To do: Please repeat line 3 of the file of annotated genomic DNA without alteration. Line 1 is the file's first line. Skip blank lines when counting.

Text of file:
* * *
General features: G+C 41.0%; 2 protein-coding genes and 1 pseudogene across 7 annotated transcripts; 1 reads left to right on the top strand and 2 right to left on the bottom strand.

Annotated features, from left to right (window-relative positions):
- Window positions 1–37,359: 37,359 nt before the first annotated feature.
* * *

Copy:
- Window positions 1–37,359: 37,359 nt before the first annotated feature.